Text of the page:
FIFTEEN locations around Bradford are breaching air pollution limits, new figures show.

Data revealed today by Friends of the Earth found there were multiple roads and areas in the city where levels of nitrogen dioxide (NO2) are above the 40ug/m3 level.

The worst affected area in Bradford is at Treadwell Mills on Shipley Airedale Road, the A650, where a reading of 69ug/m3 was recorded.

You can see all the Bradford hotspots on this interactive map.

Across Yorkshire and the North East, 22 local authorities have recorded air pollution readings above the standard limit, with Bradford joining Doncaster, Sheffield, Calderdale, Kirklees and Leeds in recording air pollution levels at least 50 per cent higher than the limit.

Other poorly-scoring areas in Bradford included Manningham Lane, Queen’s Road, Rooley Lane and the junction with Mayo Avenue and Manchester Road.

Bingley Road and Saltaire Road, in Shipley, were also found to have high measurements.

Simon Bowens, Friends of the Earth campaigner for Yorkshire and the North East, said: “Air pollution is a public health emergency that cuts thousands of lives short each year across Yorkshire, with children, older people and the poorest most at risk.

“Local authorities across the region need to up their game and take the necessary action for the sake of our health and wellbeing.

“It’s also important however, that local authorities get proper support from central Government, which has very much passed the buck when it comes to cleaning up our air.”

A spokesperson for Bradford Council said the authority had made a number of changes to crack down on air pollution.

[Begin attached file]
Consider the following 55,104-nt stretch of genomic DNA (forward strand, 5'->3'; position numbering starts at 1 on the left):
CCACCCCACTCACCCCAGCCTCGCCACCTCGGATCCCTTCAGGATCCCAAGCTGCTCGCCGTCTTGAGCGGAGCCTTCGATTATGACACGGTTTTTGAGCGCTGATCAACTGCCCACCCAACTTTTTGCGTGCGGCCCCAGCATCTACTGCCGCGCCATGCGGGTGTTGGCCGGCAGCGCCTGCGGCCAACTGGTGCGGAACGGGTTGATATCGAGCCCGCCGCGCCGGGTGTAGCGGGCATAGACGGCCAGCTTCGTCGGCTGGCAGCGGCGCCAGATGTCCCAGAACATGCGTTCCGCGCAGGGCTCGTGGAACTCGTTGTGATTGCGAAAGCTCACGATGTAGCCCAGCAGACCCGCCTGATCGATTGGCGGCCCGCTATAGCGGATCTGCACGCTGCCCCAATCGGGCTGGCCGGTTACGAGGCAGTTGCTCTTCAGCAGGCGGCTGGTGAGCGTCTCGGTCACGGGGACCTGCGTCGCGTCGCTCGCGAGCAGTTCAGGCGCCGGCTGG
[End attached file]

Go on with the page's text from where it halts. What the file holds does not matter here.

She said: “Bradford is a large, diverse and growing city and has taken the lead in driving forward improvements to address air quality issues.


“Work has included the adoption of the council’s award-winning Low Emissions Strategy.

“In 2013 Bradford was the first city in West Yorkshire and the second in the country to adopt a Low Emission Strategy aimed at reducing air pollution and improving health in the district.

“Bradford has since worked collaboratively with neighbouring councils, the Combined Authority and Public Health England to lead the development of the West Yorkshire Low Emission Strategy (2016).”

The strategy changes policies to improve air quality, including planning guidance for local authorities. The collaborative approach ensures consistent improvements across the region.

The spokesperson added: “In May Bradford, along with 32 other councils, received a ministerial direction requiring investigation into whether there are any further measures that we can take that will bring forward full compliance with legal requirements.”